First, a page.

The performance of the season comes from Julianna Margulies, playing prime-time news icon Laura Peterson, clearly overqualified for breakfast-show shenanigans. The actor best known for The Good Wife (Amazon Prime) brings white-hot clarity to The Morning Show. By refusing to wear Groucho Marx glasses on TV, she makes it evident what this show’s protagonists have been lacking the most: professionalism. While others squawk about personal woes, she refuses to let it get in the way of her job.
Steve Carrell, as the cancelled predator who once hosted The Morning Show, is shown as a lonely man living in a spectacular Italian idyll, overlooking azure waters as he sighs at his lot. The first season featured a remarkable conversation where Martin Short, playing a cancelled film director ranting against the world, makes Carrell aware of how monstrous he himself has (and could) become, and how slippery the slope of denial can be. This melodramatic, superficial season holds no such brilliance.
The coronavirus shapes the season’s narrative. As reports of the outbreak begin, newsrooms are dismissive. The first-time anchors hear the term “social distancing”, they laugh on air. This feels immediately familiar as well as invariably stale. We see obvious covid-19 cues but we don’t get to see unforeseen issues with, say, production or news-gathering. Nothing new.
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What The Morning Show seems to be saying is that the only way forward for those who have been cancelled is sympathy—no matter how it is earned. A character who appears to deserve flaming pitchforks comes down with COVID, spinning the illness into yet another new lease of career. This is believable yet insensitive, much like news anchors on this show who alarmingly forsake masks while running around homeless shelters in New York. The Morning Show is all too eager to rip masks off, even if it may injure more than it reveals.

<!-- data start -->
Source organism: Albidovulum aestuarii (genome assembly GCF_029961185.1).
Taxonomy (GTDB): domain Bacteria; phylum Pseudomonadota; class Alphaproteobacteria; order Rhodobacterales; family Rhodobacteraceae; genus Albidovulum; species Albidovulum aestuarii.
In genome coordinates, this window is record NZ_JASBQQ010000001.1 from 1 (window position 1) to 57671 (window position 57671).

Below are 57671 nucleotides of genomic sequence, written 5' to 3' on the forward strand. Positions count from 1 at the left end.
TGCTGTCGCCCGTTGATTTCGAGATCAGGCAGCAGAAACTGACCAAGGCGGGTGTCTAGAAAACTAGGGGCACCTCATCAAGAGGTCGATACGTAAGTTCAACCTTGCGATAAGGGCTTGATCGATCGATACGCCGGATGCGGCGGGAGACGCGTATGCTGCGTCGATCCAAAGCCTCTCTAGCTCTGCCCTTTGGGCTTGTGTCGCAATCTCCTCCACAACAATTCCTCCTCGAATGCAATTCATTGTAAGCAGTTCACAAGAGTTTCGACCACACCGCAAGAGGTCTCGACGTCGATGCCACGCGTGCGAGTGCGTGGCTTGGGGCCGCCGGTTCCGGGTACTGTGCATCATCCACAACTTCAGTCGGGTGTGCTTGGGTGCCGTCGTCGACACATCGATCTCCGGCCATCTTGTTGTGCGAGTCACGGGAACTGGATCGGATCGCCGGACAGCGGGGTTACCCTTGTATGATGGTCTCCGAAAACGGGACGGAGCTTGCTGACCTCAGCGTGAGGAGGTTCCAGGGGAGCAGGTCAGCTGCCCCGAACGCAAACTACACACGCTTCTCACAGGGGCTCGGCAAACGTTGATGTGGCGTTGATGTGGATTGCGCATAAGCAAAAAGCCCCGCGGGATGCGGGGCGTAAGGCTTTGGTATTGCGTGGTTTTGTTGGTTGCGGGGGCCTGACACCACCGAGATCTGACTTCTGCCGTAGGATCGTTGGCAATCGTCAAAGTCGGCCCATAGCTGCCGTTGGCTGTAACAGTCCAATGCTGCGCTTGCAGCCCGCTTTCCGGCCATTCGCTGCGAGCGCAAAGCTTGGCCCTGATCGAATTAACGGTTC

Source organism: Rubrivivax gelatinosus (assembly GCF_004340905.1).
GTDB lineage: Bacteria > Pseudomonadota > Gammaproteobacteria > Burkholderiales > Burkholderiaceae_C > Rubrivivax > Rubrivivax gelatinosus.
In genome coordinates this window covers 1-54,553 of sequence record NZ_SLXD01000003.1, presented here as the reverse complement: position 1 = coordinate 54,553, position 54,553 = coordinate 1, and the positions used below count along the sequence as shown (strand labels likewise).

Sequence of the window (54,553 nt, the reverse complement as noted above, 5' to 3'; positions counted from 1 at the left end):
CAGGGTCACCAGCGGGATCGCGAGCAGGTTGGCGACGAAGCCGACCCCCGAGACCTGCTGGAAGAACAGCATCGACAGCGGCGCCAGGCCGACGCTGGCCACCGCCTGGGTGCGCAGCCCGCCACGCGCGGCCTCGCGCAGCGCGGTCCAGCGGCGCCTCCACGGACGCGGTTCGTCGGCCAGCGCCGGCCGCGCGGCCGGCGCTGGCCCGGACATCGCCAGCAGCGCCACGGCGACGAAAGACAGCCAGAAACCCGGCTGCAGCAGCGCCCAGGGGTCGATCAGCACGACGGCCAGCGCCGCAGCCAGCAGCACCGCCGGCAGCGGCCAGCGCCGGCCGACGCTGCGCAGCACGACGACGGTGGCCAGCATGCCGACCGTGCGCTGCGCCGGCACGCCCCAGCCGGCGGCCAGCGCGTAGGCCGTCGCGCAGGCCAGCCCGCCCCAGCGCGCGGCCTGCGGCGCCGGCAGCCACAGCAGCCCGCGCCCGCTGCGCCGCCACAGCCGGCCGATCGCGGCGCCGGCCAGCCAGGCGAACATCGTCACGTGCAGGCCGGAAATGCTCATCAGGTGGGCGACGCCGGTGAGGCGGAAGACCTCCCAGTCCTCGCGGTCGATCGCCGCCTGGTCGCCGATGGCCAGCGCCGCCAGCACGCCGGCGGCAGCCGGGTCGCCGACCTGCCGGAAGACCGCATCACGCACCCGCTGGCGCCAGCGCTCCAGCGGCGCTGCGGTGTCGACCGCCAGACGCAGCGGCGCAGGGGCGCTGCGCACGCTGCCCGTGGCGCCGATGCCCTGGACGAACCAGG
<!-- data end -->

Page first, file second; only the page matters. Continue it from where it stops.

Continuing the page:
The biggest problem is self-awareness. A morning show is filler, something no news network takes seriously, a place for breakfast-y fun rather than hard news. News doesn’t break at daybreak any more. “Everyone’s carrying around the news,” an exasperated character says. “We are just the news for people who have too much time.” That doesn’t stop others from self-importantly treating their show like the world depends on it. May they eventually wake up. Good morning, and good luck.
Streaming tip of the week:
For those interested in more realistic depictions of newsrooms, I would strongly recommend movies like Spotlight (SonyLiv), The Post (SonyLiv), Nightcrawler (Netflix), Good Night And Good Luck (MUBI), and the 1976 masterpiece All The President’s Men (iTunes/Google Play).
Stream of Stories is a column on what to watch online. Raja Sen is a film critic and the author of The Best Baker In The World (2017), a children’s adaptation of The Godfather.